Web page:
The Regional Framework for Coastal Resilience in Southern Connecticut is a joint project managed collaboratively by the Southern Connecticut Regional Council of Governments, The Nature Conservancy, and the Connecticut Metropolitan Council of Governments. The project was supported by a Hurricane Sandy Coastal Resilience Competitive Grant to assess and reduce risks associated with extreme weather events and increase resilience along ~30% of Connecticut’s coastline. The project focuses on community resilience building through natural and green infrastructure and land-use planning through ten contiguous coastal municipalities in Southern Connecticut including Fairfield, Bridgeport, Stratford, Milford, West Haven, New Haven, East Haven, Branford, Guilford, and Madison. As part of the broader project, the Southern Connecticut Regional Framework for Coastal Resilience: Legal, Policy, and Regulatory Assessment Guide is designed to advance risk reduction from extreme events, increase the resiliency of ecosystems, and initiate a Regional Resilience Framework via a partnership among local governments, regional planning agencies, NGOs, state agencies, and academia. This “Guide” is a truncated version of a much more detailed report prepared by the Marine Affairs Institute (MAI).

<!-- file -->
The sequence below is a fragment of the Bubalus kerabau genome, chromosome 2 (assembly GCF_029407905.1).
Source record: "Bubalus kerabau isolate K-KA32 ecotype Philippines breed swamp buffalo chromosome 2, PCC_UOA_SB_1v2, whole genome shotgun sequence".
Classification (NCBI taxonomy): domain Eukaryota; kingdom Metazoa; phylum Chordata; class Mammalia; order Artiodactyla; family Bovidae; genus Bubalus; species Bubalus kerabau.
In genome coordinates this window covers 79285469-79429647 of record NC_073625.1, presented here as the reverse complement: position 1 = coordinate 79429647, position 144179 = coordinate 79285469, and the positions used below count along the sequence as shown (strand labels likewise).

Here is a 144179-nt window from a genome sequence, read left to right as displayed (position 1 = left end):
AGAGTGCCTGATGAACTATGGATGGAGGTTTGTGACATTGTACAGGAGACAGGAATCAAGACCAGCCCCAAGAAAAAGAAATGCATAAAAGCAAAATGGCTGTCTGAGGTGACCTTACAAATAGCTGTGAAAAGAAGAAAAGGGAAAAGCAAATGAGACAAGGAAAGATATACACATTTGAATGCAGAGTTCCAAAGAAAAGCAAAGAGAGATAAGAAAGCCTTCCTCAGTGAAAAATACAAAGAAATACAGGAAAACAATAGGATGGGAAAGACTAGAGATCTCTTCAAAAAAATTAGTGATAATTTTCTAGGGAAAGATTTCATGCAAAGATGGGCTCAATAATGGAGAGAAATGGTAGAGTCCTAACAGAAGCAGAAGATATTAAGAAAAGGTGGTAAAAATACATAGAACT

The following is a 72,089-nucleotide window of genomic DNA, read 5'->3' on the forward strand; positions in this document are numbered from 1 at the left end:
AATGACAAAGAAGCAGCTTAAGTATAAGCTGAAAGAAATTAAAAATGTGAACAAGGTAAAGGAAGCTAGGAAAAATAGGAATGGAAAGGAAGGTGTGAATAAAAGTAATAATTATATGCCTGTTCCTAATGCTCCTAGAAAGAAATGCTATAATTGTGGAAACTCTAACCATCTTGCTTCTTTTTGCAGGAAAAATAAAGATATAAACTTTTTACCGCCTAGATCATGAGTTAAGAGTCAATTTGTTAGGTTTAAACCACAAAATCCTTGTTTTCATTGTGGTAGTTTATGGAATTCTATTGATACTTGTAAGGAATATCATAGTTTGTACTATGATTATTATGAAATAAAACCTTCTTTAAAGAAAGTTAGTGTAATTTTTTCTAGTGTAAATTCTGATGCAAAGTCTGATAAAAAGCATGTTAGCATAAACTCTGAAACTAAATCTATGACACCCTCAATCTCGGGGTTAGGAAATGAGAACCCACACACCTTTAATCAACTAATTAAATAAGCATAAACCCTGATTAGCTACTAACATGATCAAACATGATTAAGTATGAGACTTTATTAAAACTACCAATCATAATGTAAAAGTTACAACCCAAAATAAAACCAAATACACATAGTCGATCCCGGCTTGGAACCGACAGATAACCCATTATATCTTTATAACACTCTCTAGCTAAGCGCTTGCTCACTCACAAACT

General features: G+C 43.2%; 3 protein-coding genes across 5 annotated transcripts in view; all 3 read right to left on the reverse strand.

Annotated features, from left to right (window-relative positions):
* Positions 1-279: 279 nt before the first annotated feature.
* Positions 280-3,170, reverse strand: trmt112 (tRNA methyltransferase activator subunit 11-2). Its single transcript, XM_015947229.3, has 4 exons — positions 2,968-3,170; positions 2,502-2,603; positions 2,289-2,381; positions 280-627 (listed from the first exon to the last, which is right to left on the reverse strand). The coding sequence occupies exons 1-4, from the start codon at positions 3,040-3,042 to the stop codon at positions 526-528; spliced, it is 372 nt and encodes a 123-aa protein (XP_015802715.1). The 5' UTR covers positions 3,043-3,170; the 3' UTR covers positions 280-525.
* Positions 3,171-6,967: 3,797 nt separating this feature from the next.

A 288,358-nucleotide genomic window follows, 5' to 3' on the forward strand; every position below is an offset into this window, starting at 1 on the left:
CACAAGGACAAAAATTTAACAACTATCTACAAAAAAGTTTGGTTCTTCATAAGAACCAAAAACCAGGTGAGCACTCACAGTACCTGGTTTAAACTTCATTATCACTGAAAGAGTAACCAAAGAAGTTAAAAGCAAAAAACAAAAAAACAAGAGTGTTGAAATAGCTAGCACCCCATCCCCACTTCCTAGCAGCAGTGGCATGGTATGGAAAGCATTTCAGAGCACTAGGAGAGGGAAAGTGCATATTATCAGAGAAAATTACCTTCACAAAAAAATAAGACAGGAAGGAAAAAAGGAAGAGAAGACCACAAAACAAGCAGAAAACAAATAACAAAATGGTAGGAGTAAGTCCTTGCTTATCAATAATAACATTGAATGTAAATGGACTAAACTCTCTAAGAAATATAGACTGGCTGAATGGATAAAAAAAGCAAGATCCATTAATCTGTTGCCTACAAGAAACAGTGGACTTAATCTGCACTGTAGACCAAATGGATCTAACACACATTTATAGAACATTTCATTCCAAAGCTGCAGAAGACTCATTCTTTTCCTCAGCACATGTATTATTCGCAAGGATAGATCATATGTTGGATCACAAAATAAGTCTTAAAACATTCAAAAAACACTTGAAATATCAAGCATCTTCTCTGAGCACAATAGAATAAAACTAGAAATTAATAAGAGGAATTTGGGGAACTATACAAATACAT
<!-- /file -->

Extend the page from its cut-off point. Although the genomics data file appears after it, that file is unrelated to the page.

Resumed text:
The content was produced by MAI through independent legal research and interviews. Independent research included direct consideration of federal and state laws and municipal charters, ordinances, and regulations, as well as other relevant sources of legal authority. Interviews were conducted in accordance with a standard protocol and were held with key staff from participating municipalities, relevant regional governance organizations, state agency personnel, and other knowledgeable stakeholders.
This guide is organized into two sections: 1) audit of legal authorities central to regional resilience policy and planning; and 2) legal and policy options for advancing natural/green infrastructure and improving overall municipal resilience. Jurisdictional and procedural processes are separated into the following categories:
- Planning and zoning, including building codes, flood and erosion control, coastal management, and wetlands regulation;
- Water quality protection;
- Parks, wildlife, and open space; and
- Transportation infrastructure, including navigation and highways.
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